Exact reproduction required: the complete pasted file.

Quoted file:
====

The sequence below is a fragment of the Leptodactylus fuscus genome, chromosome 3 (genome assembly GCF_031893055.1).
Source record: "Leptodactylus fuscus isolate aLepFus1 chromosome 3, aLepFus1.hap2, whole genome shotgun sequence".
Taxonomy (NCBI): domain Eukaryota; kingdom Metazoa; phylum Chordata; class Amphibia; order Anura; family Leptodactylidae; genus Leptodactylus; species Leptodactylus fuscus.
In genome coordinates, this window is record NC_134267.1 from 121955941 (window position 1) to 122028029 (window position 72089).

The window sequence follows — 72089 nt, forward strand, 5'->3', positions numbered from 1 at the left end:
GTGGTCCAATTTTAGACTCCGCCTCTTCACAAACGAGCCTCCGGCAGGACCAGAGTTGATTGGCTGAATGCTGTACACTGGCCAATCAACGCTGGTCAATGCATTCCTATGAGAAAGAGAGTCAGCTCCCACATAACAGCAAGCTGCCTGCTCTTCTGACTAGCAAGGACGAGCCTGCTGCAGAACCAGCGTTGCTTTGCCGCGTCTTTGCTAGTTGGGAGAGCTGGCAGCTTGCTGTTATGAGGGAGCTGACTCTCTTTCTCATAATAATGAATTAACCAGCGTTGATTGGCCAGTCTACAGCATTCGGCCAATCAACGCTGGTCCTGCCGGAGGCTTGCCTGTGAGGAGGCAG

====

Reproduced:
The sequence below is a fragment of the Leptodactylus fuscus genome, chromosome 3 (genome assembly GCF_031893055.1).
Source record: "Leptodactylus fuscus isolate aLepFus1 chromosome 3, aLepFus1.hap2, whole genome shotgun sequence".
Taxonomy (NCBI): domain Eukaryota; kingdom Metazoa; phylum Chordata; class Amphibia; order Anura; family Leptodactylidae; genus Leptodactylus; species Leptodactylus fuscus.
In genome coordinates, this window is record NC_134267.1 from 121955941 (window position 1) to 122028029 (window position 72089).

The window sequence follows — 72089 nt, forward strand, 5'->3', positions numbered from 1 at the left end:
GTGGTCCAATTTTAGACTCCGCCTCTTCACAAACGAGCCTCCGGCAGGACCAGAGTTGATTGGCTGAATGCTGTACACTGGCCAATCAACGCTGGTCAATGCATTCCTATGAGAAAGAGAGTCAGCTCCCACATAACAGCAAGCTGCCTGCTCTTCTGACTAGCAAGGACGAGCCTGCTGCAGAACCAGCGTTGCTTTGCCGCGTCTTTGCTAGTTGGGAGAGCTGGCAGCTTGCTGTTATGAGGGAGCTGACTCTCTTTCTCATAATAATGAATTAACCAGCGTTGATTGGCCAGTCTACAGCATTCGGCCAATCAACGCTGGTCCTGCCGGAGGCTTGCCTGTGAGGAGGCAG